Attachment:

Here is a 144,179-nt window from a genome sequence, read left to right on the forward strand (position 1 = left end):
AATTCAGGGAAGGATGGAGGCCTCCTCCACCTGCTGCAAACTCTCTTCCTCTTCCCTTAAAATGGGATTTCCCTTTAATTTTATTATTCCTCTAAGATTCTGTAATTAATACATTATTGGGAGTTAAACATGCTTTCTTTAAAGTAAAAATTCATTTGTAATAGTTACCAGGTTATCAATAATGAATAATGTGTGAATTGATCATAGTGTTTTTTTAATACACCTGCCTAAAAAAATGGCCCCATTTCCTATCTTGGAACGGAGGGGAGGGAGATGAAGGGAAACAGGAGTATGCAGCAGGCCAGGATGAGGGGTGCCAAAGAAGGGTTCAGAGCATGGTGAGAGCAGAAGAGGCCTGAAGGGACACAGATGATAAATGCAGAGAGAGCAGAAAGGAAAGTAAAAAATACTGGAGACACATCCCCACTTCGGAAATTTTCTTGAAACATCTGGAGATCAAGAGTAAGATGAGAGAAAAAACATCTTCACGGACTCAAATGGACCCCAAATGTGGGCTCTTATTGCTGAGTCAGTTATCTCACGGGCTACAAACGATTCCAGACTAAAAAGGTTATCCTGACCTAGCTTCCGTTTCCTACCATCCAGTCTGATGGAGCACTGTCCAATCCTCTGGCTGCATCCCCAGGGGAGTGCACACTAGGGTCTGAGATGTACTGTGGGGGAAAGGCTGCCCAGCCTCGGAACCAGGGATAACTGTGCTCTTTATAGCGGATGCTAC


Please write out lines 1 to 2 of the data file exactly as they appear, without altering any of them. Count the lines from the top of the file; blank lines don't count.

Here is a 144,179-nt window from a genome sequence, read left to right on the forward strand (position 1 = left end):
AATTCAGGGAAGGATGGAGGCCTCCTCCACCTGCTGCAAACTCTCTTCCTCTTCCCTTAAAATGGGATTTCCCTTTAATTTTATTATTCCTCTAAGATTCTGTAATTAATACATTATTGGGAGTTAAACATGCTTTCTTTAAAGTAAAAATTCATTTGTAATAGTTACCAGGTTATCAATAATGAATAATGTGTGAATTGATCATAGTGTTTTTTTAATACACCTGCCTAAAAAAATGGCCCCATTTCCTATCTTGGAACGGAGGGGAGGGAGATGAAGGGAAACAGGAGTATGCAGCAGGCCAGGATGAGGGGTGCCAAAGAAGGGTTCAGAGCATGGTGAGAGCAGAAGAGGCCTGAAGGGACACAGATGATAAATGCAGAGAGAGCAGAAAGGAAAGTAAAAAATACTGGAGACACATCCCCACTTCGGAAATTTTCTTGAAACATCTGGAGATCAAGAGTAAGATGAGAGAAAAAACATCTTCACGGACTCAAATGGACCCCAAATGTGGGCTCTTATTGCTGAGTCAGTTATCTCACGGGCTACAAACGATTCCAGACTAAAAAGGTTATCCTGACCTAGCTTCCGTTTCCTACCATCCAGTCTGATGGAGCACTGTCCAATCCTCTGGCTGCATCCCCAGGGGAGTGCACACTAGGGTCTGAGATGTACTGTGGGGGAAAGGCTGCCCAGCCTCGGAACCAGGGATAACTGTGCTCTTTATAGCGGATGCTAC